Resonance Records, the Los Angeles-based independent jazz label noted for its historical releases, will issue its most ambitious release to date, the seven-CD/10-LP Nat King Cole boxed set Hittin’ the Ramp: The Early Years (1936-1943) on November 1, 2019. Succeeding critically acclaimed Resonance archival collections devoted to previously unheard recordings by Bill Evans, Wes Montgomery, Sarah Vaughan, and other eminent jazz performers, Hittin’ the Ramp offers the first in-depth survey of singer-pianist Cole’s work in the years preceding his long hit-making tenure at Capitol Records.
“This is a really important project for Resonance,” says Zev Feldman, label co-president and the set’s co-producer. “We’ve done some pretty substantial packages over the years, such as our three-disc Eric Dolphy and Jaco Pastorius sets with 100-page booklets, but this Nat King Cole box is truly a definitive, king-sized set, clocking in at a staggering 10 LPs and seven CDs worth of essential early Cole material with enhanced audio.”
The limited-edition 180-gram ten-LP set was mastered by Matt Lutthans at Cohearant Audio with impeccable sound restoration by Lutthans and Doug Pomeroy. The vinyl will be pressed at esteemed audiophile record manufacturer RTI (Record Technology Inc.) at 33 1/3 rpm.
The set’s co-producer, writer and historian Will Friedwald – who received Grammy Award nominations for his work on Mosaic Records’ landmark 1992 box The Complete Capitol Recordings of the Nat King Cole Trio and the 1989 album Nat “King” Cole and the “King” Cole Trio – points out in his comprehensive notes to the collection that Cole’s deep and influential jazz roots were often obscured by his towering reputation as a pop singer.
“At the height of his fame in the 1950s and ‘60s,” he writes, “Nat King Cole (1919-1965) was primarily known as a popular singer — the biggest-selling artist of his generation, no less — who occasionally played the piano. By that point, only a few older fans and critics remembered that he had been one of the greatest pianists in the whole history of American music, a true spiritual descendant of Earl ‘Fatha’ Hines and Art Tatum, and himself a huge inspiration for Oscar Peterson, George Shearing, Erroll Garner, and many others.”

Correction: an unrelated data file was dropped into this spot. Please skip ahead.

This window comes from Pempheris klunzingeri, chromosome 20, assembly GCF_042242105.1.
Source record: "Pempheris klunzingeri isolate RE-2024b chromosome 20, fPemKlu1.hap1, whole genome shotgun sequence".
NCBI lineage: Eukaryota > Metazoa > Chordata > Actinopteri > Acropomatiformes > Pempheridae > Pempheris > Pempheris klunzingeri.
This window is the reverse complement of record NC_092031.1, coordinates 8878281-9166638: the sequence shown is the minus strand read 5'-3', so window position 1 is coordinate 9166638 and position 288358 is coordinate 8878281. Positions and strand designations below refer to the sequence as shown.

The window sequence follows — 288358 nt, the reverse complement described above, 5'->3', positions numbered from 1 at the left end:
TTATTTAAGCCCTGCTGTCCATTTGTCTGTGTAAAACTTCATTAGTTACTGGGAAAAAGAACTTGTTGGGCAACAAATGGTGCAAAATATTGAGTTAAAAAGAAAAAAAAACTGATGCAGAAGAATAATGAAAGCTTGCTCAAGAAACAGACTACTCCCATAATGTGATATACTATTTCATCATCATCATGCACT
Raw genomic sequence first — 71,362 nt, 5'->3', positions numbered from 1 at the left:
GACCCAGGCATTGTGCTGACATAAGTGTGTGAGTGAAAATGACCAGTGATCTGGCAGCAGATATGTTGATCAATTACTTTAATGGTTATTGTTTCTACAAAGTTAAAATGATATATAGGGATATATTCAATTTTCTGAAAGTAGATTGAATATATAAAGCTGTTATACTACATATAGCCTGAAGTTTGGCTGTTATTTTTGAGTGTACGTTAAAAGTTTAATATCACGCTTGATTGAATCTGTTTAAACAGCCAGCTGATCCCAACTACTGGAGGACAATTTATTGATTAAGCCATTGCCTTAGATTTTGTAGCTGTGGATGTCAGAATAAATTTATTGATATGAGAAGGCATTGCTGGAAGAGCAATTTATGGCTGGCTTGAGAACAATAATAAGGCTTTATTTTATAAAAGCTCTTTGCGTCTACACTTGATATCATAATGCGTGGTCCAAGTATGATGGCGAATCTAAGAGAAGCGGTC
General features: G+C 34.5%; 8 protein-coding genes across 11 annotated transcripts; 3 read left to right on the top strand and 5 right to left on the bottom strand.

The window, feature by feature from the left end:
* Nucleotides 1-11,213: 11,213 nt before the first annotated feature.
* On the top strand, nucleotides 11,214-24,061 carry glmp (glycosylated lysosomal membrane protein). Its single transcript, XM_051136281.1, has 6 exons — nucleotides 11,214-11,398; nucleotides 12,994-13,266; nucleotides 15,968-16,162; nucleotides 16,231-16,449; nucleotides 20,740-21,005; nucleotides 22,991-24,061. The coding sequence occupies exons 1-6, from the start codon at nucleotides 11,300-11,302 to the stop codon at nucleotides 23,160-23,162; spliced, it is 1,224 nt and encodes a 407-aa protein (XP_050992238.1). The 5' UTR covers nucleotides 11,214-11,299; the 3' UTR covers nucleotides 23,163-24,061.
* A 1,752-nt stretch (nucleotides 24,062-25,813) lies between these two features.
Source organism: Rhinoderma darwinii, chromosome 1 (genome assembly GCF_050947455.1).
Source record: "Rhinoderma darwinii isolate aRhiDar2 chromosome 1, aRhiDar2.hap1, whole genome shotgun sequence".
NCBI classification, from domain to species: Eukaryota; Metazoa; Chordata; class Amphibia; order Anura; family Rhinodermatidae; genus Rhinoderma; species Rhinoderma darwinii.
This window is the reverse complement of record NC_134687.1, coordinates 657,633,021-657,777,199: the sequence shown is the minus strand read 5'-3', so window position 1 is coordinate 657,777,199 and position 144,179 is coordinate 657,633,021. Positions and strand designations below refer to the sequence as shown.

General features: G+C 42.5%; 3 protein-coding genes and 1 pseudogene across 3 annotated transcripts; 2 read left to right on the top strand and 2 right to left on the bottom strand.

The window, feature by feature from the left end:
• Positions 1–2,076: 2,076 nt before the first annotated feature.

Beyond Cole’s brilliance at the keyboard, the Resonance set takes in his work as a vocalist and includes a new interview with the master pop singer Johnny Mathis, who discusses his debt to and friendship with his great predecessor.
“As a young boy, studying the art of vocalizing, Nat was everything I needed,” Mathis says. “All I did was listen and learn… And then I want the people to remember that he also, also, also played the piano. Please, please, please remember that. Even as gigantic as a pianist as he was as a vocalist.”
Co-produced by Zev Feldman, Will Friedwald, Seth Berg, Matt Lutthans, and Jordan Taylor, and executive produced by Resonance co-president George Klabin, Hittin’ the Ramp homes in on Cole’s prodigious early career, beginning with the debut sides he recorded with his brother Eddie for Decca Records as a 17-year-old piano phenom in 1936.
The majority of the set’s nearly 200 tracks focus on the first work by the King Cole Trio, the seminal combo that put Cole on the map with a swinging combination of jazz, jive, and pop, with an emphasis on his simpatico creative partnership with the trio’s longtime guitarist Oscar Moore.
In his notes for the collection, guitarist Nick Rossi notes that Moore’s synthesis of such influences as George van Eps, Dick McDonough, Django Reinhardt, and Charlie Christian led to his “groundbreaking style, one which provided a template for how the guitar functions in a modern jazz setting.”
Hittin’ the Ramp compiles Cole’s recordings – among them the first versions of “Sweet Lorraine,” a staple of his ‘40s repertoire, and the R&B and pop hit “Straighten Up and Fly Right” – with his trio and in other studio settings (as sideman and accompanist) for Decca, Ammor, Excelsior, Premier, Mercury, and Philo (including a celebrated session for the latter label, founded by Norman Granz during the 1942 Musicians Union recording ban, with saxophonist Lester Young).
The newly discovered selections include several performances that were not known to exist before the research for the boxed set began. These include a privately recorded number, “The Romany Room is Jumping,” a homage to the titular Washington, D.C., club that hosted Cole’s group; the hitherto unheard Cinematone transcription “Trompin’”; and an unreleased 1940 trio rendering of Trummy Young’s “Whatcha’ Know Joe.”
“Although nothing on this package can be described as ‘common,’ these are some of the rarest Cole items known to exist,” Friedwald writes.
He adds, “Just in time for his centennial, we cover this quintessential American artist from his very first stirrings at the start of the swing era to the very precipice of universal fame during World War Two, with dozens of fascinating detours along the way. This, then, is the incredible but true origin story of a sound and a career that would change the world.”
We’ll publish more information on this important project as we get a little closer to the release date.
Last modified: April 26, 2020